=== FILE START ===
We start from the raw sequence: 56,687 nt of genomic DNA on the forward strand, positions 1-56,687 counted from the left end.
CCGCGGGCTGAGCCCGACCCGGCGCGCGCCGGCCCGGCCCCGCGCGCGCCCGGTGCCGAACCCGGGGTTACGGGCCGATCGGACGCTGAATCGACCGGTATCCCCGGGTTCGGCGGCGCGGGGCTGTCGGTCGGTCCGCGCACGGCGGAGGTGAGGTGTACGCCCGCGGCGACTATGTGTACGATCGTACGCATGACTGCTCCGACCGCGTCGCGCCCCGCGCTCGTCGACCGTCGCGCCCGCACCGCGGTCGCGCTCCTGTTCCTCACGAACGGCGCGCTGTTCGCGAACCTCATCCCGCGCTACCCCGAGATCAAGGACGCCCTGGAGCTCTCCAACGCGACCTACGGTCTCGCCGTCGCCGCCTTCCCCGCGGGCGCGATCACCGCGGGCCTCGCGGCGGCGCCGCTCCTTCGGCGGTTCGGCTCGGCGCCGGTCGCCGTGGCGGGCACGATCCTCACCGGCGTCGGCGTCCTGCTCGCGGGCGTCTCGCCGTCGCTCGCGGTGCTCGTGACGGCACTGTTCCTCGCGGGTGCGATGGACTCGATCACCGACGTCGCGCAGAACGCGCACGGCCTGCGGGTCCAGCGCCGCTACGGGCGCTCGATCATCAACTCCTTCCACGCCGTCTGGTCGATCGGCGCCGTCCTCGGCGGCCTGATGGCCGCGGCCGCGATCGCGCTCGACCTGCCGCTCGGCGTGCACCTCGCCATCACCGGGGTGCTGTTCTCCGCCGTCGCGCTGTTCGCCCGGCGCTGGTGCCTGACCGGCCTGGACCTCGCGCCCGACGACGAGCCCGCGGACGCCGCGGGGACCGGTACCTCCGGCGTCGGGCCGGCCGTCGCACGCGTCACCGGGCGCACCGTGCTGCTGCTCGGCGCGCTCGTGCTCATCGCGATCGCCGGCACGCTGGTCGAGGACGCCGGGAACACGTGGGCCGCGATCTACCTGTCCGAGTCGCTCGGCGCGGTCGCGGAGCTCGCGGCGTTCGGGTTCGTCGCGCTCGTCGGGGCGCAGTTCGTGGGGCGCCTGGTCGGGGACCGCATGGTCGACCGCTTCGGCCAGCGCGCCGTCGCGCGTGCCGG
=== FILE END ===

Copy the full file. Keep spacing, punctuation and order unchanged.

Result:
We start from the raw sequence: 56,687 nt of genomic DNA on the forward strand, positions 1-56,687 counted from the left end.
CCGCGGGCTGAGCCCGACCCGGCGCGCGCCGGCCCGGCCCCGCGCGCGCCCGGTGCCGAACCCGGGGTTACGGGCCGATCGGACGCTGAATCGACCGGTATCCCCGGGTTCGGCGGCGCGGGGCTGTCGGTCGGTCCGCGCACGGCGGAGGTGAGGTGTACGCCCGCGGCGACTATGTGTACGATCGTACGCATGACTGCTCCGACCGCGTCGCGCCCCGCGCTCGTCGACCGTCGCGCCCGCACCGCGGTCGCGCTCCTGTTCCTCACGAACGGCGCGCTGTTCGCGAACCTCATCCCGCGCTACCCCGAGATCAAGGACGCCCTGGAGCTCTCCAACGCGACCTACGGTCTCGCCGTCGCCGCCTTCCCCGCGGGCGCGATCACCGCGGGCCTCGCGGCGGCGCCGCTCCTTCGGCGGTTCGGCTCGGCGCCGGTCGCCGTGGCGGGCACGATCCTCACCGGCGTCGGCGTCCTGCTCGCGGGCGTCTCGCCGTCGCTCGCGGTGCTCGTGACGGCACTGTTCCTCGCGGGTGCGATGGACTCGATCACCGACGTCGCGCAGAACGCGCACGGCCTGCGGGTCCAGCGCCGCTACGGGCGCTCGATCATCAACTCCTTCCACGCCGTCTGGTCGATCGGCGCCGTCCTCGGCGGCCTGATGGCCGCGGCCGCGATCGCGCTCGACCTGCCGCTCGGCGTGCACCTCGCCATCACCGGGGTGCTGTTCTCCGCCGTCGCGCTGTTCGCCCGGCGCTGGTGCCTGACCGGCCTGGACCTCGCGCCCGACGACGAGCCCGCGGACGCCGCGGGGACCGGTACCTCCGGCGTCGGGCCGGCCGTCGCACGCGTCACCGGGCGCACCGTGCTGCTGCTCGGCGCGCTCGTGCTCATCGCGATCGCCGGCACGCTGGTCGAGGACGCCGGGAACACGTGGGCCGCGATCTACCTGTCCGAGTCGCTCGGCGCGGTCGCGGAGCTCGCGGCGTTCGGGTTCGTCGCGCTCGTCGGGGCGCAGTTCGTGGGGCGCCTGGTCGGGGACCGCATGGTCGACCGCTTCGGCCAGCGCGCCGTCGCGCGTGCCGG